Lochner v. New York

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Lochner v. New York, (1905), was a landmark decision by the Supreme Court of the United States. The Court ruled a New York State law that set the maximum numbers of hours bakers could work per week was unconstitutional.[1] The Court held that the right of a person to make a contract as a part of his or her business is a liberty protected by the Fourteenth Amendment.[2] With few exceptions this included the right to buy and sell labor.[2] The decision was controversial and it made the Supreme Court an adversary to legislatures for over 30 years.[1] Repeatedly, the Court struck down laws that regulated labor saying they violated the due process clause of the Fourteenth Amendment.[1] This was called the "Lochner Era"; so-named for this decision.[a][3]

Background[change | change source]

A statute was enacted by the State of New York which limited the number of hours bakers could work to 10 hours a day or 60 hours a week.[5] The law was a part of the Bakershop Act passed in 1895.[6] The Journeymen Bakers’ Union wanted to limit the number of hours a day union bakers could work.[6] Bakers were then typically paid by the day. The work had a number of health and safety risks due to dust, fumes, the heat of the ovens, etc.[6] The lobbying was successful and in May 1895 the Governor of New York signed the bill into law.[6]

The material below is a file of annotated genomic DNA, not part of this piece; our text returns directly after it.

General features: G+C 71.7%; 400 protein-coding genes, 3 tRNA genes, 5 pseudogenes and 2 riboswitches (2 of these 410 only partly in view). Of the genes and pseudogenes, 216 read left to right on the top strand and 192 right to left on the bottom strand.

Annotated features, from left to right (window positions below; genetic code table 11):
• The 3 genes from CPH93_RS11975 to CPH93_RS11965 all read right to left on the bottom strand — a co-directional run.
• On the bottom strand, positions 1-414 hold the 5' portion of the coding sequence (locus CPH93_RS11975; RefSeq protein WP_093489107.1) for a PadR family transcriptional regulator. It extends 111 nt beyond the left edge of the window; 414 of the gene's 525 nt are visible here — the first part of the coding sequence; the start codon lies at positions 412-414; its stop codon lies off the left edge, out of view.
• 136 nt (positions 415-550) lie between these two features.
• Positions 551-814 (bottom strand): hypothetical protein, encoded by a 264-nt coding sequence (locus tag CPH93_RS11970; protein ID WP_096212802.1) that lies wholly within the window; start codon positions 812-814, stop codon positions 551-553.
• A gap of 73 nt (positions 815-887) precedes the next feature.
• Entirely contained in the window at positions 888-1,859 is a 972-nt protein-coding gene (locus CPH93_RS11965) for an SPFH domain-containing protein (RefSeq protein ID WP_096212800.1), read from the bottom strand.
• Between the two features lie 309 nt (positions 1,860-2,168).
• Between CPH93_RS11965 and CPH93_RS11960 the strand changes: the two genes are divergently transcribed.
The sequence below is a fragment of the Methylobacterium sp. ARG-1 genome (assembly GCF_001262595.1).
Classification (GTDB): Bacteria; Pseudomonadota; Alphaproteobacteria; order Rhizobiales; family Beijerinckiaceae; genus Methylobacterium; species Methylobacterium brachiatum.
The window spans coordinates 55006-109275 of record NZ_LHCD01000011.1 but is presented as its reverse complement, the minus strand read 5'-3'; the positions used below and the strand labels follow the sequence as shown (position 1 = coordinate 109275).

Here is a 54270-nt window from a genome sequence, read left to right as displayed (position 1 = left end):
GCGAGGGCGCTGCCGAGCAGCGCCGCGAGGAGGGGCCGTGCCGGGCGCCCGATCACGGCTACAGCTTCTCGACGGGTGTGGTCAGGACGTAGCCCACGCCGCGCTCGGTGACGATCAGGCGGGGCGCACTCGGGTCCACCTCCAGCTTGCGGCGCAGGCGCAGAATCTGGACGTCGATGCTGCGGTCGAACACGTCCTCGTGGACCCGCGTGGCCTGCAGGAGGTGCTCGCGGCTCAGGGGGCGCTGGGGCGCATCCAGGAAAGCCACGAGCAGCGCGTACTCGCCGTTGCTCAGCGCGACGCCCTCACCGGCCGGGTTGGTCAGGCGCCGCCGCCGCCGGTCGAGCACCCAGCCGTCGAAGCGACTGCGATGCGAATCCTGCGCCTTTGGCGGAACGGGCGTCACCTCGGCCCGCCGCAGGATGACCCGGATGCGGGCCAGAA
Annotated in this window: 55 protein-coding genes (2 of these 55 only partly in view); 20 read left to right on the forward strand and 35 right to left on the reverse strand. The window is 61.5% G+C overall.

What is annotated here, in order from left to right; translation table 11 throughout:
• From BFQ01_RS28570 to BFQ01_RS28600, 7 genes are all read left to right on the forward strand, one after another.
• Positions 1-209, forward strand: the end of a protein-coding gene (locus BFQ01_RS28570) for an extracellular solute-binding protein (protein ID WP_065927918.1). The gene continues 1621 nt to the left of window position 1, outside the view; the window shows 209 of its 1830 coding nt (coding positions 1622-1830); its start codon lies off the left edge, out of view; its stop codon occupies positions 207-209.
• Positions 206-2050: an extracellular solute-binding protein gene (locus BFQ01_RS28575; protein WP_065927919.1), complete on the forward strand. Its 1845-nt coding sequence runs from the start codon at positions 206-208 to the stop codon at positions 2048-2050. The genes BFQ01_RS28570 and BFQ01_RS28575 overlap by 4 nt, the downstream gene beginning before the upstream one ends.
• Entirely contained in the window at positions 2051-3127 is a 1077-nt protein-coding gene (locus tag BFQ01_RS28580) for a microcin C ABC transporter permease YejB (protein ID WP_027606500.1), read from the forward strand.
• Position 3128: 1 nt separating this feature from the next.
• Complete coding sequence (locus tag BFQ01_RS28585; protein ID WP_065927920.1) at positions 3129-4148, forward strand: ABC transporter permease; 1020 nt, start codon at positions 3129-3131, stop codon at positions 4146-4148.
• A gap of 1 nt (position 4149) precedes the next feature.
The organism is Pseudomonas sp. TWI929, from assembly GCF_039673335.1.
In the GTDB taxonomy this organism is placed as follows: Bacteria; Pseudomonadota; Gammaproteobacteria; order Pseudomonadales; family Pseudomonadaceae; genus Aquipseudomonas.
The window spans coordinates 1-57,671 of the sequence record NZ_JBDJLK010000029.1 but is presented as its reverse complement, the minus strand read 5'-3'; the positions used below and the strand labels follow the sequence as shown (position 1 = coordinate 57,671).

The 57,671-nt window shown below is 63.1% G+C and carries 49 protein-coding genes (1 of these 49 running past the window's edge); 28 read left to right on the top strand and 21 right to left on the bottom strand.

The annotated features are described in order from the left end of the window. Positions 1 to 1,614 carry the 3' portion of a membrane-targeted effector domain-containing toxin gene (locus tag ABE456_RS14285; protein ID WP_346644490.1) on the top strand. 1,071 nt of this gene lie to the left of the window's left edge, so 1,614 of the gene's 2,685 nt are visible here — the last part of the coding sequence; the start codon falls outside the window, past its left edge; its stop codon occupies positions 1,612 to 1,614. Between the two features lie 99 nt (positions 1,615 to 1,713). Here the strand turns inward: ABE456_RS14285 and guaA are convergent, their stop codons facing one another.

Joseph Lochner, a baker in Utica, New York, found the law made it hard to operate his business.[7] He and his bakers often had to work more than 60 hours a week. Lochner was charged with violating the state law. He filed the appeal because he felt the law was unconstitutional because it violated his Civil liberties of "Life, Liberty and the Pursuit of Happiness".[b][7] The case went before the Supreme Court on February 23rd and was decided on April 17, 1905.[7] The is considered one of the most groundbreaking cases in United States history.[7]

Notes[change | change source]

  1. The Lochner era ended when President Franklin Delano Roosevelt threatened to "pack the court" with new appointees if they didn't stop invalidating his New Deal programs.[3] Following his 1936 reelection, Roosevelt and his attorney general, Homer Cummings, quietly put together a plan to replace many of the aging justices on the Court.[4] But members of the Court realized what was happening and began reversing themselves on earlier labor law cases.[4]
  2. This is part of the phrase from the United States Declaration of Independence coined by Thomas Jefferson.[8] The last part was borrowed from John Locke's book An Essay Concerning Human Understanding.[8]

References[change | change source]

  1. 1.0 1.1 1.2 "Lochner v. New York (1905)". PBS/Educational Broadcasting Corporation. Retrieved 29 February 2016.
  2. 2.0 2.1 "Lochner v. New York 198 U.S. 45 (1905)". Justia. Retrieved 29 February 2016.
  3. 3.0 3.1 "Lochner Era". Legal Information Institute/Cornell University Law School. Retrieved 29 February 2016.
  4. 4.0 4.1 William E. Leuchtenburg (May 2005). "When Franklin Roosevelt Clashed with the Supreme Court – and Lost". Smithsonian Magazine. Retrieved 29 February 2016.
  5. "Lochner v. New York". IIT Chicago-Kent College of Law. Retrieved 29 February 2016.
  6. 6.0 6.1 6.2 6.3 "The New York Bakeshop Act of 1895". Regulation. Retrieved 29 February 2016.
  7. 7.0 7.1 7.2 7.3 "Lochner v. New York". Law.com. Retrieved 29 February 2016.
  8. 8.0 8.1 "John Locke". Pursuit of Happiness, Inc. Retrieved 29 February 2016.

Other websites[change | change source]